12 And these [are] births of Ishmael, Abraham’s son, whom Hagar the Egyptian, Sarah’s handmaid, hath borne to Abraham;
13 and these [are] the names of the sons of Ishmael, by their names, according to their births: first-born of Ishmael, Nebajoth; and Kedar, and Adbeel, and Mibsam,
14 and Mishma, and Dumah, and Massa,
15 Hadar, and Tema, Jetur, Naphish, and Kedemah:
16 these are sons of Ishmael, and these their names, by their villages, and by their towers; twelve princes according to their peoples.
17 And these [are] the years of the life of Ishmael, a hundred and thirty and seven years; and he expireth, and dieth, and is gathered unto his people;
18 and they tabernacle from Havilah unto Shur, which [is] before Egypt, in [thy] going towards Asshur; in the presence of all his brethren hath he fallen.
19 And these [are] births of Isaac, Abraham’s son: Abraham hath begotten Isaac;
20 and Isaac is a son of forty years in his taking Rebekah, daughter of Bethuel the Aramaean, from Padan-Aram, sister of Laban the Aramaean, to him for a wife.
21 And Isaac maketh entreaty to Jehovah before his wife, for she [is] barren: and Jehovah is entreated of him, and Rebekah his wife conceiveth,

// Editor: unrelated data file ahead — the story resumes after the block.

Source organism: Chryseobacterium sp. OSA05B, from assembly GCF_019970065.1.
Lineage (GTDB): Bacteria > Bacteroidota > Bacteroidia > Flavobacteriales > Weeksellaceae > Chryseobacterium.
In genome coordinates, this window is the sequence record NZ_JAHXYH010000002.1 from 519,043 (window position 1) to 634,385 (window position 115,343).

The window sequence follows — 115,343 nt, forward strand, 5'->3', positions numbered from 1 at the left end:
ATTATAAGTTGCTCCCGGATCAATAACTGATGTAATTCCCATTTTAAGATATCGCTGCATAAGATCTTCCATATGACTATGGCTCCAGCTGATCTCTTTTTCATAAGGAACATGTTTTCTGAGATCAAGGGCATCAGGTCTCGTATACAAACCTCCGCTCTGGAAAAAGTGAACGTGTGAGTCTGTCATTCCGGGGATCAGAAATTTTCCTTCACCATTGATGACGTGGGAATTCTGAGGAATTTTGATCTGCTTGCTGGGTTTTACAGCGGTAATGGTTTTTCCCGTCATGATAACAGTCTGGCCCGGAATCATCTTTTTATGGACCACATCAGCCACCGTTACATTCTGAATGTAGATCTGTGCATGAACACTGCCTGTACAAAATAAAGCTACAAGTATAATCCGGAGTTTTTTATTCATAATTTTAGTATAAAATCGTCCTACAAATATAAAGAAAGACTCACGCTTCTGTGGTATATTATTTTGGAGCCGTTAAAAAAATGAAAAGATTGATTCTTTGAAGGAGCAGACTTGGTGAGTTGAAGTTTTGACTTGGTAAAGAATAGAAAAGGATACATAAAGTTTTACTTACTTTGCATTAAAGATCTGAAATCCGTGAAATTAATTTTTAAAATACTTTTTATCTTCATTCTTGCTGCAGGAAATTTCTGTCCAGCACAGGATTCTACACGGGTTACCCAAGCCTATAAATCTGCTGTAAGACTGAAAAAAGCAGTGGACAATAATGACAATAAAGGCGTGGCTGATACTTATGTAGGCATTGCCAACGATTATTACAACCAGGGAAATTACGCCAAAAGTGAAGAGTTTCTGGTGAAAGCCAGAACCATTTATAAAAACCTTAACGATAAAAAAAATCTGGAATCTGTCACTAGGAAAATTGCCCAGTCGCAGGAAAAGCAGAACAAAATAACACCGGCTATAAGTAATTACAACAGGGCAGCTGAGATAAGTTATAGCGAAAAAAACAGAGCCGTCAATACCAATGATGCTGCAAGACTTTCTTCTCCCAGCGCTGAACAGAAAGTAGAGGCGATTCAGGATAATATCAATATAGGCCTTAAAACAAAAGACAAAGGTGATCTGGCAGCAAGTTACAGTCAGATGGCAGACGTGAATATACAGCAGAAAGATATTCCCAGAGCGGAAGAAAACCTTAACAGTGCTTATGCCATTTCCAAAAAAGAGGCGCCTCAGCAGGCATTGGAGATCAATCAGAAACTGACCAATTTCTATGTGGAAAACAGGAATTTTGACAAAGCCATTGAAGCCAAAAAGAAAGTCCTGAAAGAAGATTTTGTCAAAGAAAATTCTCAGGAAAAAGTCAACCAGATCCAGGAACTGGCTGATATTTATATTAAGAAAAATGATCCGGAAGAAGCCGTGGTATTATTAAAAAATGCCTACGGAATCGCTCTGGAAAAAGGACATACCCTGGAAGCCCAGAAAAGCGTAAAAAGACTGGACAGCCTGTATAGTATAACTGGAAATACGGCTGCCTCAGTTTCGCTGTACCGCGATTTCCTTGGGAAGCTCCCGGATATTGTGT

22 and the children struggle together within her, and she saith, `If [it is] right — why [am] I thus?’ and she goeth to seek Jehovah.
23 And Jehovah saith to her, `Two nations [are] in thy womb, and two peoples from thy bowels are parted; and the [one] people than the [other] people is stronger; and the elder doth serve the younger.’
24 And her days to bear are fulfilled, and lo, twins [are] in her womb;
25 and the first cometh out all red as a hairy robe, and they call his name Esau;
26 and afterwards hath his brother come out, and his hand is taking hold on Esau’s heel, and one calleth his name Jacob; and Isaac [is] a son of sixty years in her bearing them.
27 And the youths grew, and Esau is a man acquainted [with] hunting, a man of the field; and Jacob [is] a plain man, inhabiting tents;
28 and Isaac loveth Esau, for [his] hunting [is] in his mouth; and Rebekah is loving Jacob.
29 And Jacob boileth pottage, and Esau cometh in from the field, and he [is] weary;
30 and Esau saith unto Jacob, `Let me eat, I pray thee, some of this red red thing, for I [am] weary;’ therefore hath [one] called his name Edom [Red];
31 and Jacob saith, `Sell to-day thy birthright to me.’
32 And Esau saith, `Lo, I am going to die, and what is this to me — birthright?’
33 and Jacob saith, `Swear to me to-day:’ and he sweareth to him, and selleth his birthright to Jacob;
34 and Jacob hath given to Esau bread and pottage of lentiles, and he eateth, and drinketh, and riseth, and goeth; and Esau despiseth the birthright.